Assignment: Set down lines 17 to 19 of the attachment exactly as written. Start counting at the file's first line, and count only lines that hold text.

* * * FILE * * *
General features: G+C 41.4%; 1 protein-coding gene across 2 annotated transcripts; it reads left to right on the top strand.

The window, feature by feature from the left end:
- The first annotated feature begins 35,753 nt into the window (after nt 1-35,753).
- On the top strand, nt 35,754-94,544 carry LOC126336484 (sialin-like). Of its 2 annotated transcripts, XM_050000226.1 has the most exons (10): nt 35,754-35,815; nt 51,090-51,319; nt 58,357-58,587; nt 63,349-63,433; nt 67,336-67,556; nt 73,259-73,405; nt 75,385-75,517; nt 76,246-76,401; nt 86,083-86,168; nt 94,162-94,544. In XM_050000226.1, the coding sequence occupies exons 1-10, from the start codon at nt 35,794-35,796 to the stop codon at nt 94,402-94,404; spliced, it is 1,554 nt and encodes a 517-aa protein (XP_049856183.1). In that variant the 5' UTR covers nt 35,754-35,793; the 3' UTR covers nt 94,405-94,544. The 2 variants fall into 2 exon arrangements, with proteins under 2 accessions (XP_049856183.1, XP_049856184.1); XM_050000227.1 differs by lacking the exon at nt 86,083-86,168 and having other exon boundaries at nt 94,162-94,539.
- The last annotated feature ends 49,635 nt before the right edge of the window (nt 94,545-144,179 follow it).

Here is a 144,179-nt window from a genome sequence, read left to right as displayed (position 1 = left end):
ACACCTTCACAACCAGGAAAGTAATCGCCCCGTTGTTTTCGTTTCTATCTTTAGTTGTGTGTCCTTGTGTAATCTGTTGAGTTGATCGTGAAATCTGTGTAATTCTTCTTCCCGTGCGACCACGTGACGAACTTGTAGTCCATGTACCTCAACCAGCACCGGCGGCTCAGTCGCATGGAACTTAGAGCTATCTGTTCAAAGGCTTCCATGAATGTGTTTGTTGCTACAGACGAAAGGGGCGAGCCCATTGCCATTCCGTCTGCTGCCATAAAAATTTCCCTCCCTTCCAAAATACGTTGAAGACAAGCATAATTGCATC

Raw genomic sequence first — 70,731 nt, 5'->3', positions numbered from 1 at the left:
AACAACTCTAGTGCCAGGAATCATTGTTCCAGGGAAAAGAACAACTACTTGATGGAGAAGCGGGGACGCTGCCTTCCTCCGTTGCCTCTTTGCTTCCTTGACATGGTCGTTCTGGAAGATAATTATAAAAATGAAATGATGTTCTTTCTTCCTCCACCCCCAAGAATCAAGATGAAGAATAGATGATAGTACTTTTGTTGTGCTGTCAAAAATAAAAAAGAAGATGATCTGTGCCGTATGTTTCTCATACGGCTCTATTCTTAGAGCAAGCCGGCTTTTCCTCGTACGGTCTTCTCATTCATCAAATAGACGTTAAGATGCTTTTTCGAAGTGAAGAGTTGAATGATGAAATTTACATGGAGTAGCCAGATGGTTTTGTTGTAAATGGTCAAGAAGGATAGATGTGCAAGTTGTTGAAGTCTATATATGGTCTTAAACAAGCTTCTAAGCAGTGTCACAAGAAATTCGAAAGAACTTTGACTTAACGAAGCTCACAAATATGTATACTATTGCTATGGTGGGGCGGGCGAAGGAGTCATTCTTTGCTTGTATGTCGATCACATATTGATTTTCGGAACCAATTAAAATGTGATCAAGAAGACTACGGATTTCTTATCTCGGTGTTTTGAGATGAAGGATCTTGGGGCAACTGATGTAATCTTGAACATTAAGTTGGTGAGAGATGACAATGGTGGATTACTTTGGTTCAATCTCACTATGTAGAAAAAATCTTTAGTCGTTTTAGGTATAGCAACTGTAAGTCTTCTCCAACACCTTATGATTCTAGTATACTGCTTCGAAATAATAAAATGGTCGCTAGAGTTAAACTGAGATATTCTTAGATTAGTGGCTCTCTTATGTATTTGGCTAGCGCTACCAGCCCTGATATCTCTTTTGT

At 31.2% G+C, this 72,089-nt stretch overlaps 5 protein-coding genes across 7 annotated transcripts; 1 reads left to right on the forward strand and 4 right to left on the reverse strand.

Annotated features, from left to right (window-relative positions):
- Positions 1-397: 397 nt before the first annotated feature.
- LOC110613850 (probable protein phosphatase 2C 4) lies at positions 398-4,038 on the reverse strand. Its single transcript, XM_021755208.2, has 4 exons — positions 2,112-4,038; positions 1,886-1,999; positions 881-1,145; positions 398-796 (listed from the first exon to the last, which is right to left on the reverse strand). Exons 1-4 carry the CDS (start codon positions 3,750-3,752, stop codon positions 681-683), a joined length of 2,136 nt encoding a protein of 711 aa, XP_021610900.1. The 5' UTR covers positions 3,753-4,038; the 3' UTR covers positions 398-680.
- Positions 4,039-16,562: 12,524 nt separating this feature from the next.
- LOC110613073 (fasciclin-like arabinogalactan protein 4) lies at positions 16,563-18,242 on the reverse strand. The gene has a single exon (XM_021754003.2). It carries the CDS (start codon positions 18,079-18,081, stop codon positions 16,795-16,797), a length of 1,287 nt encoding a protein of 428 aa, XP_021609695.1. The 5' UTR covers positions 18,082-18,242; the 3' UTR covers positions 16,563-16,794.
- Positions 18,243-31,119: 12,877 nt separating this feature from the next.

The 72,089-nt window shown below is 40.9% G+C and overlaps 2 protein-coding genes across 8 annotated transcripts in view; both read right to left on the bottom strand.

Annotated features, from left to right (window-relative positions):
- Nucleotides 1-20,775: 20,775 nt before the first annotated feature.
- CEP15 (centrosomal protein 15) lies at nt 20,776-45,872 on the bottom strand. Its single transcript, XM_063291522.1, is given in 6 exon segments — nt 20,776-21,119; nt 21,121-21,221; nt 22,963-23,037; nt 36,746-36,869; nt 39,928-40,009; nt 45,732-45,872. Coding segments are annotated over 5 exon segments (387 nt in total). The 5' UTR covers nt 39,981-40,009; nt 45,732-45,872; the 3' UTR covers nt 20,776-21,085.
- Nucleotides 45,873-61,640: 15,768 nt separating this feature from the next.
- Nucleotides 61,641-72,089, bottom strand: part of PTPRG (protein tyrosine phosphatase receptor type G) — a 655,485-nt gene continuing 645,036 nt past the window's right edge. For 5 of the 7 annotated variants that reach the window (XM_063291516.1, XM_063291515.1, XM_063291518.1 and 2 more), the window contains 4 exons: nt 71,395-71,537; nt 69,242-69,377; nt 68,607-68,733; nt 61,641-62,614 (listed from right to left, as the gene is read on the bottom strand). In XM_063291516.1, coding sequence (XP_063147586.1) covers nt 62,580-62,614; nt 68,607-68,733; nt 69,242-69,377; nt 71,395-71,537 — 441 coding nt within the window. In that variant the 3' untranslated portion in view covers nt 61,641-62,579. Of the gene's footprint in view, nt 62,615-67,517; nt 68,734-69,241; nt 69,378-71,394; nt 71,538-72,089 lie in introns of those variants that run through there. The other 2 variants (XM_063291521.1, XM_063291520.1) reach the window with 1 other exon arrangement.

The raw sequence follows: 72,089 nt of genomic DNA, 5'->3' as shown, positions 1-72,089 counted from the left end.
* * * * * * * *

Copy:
The 72,089-nt window shown below is 40.9% G+C and overlaps 2 protein-coding genes across 8 annotated transcripts in view; both read right to left on the bottom strand.

Annotated features, from left to right (window-relative positions):
- Nucleotides 1-20,775: 20,775 nt before the first annotated feature.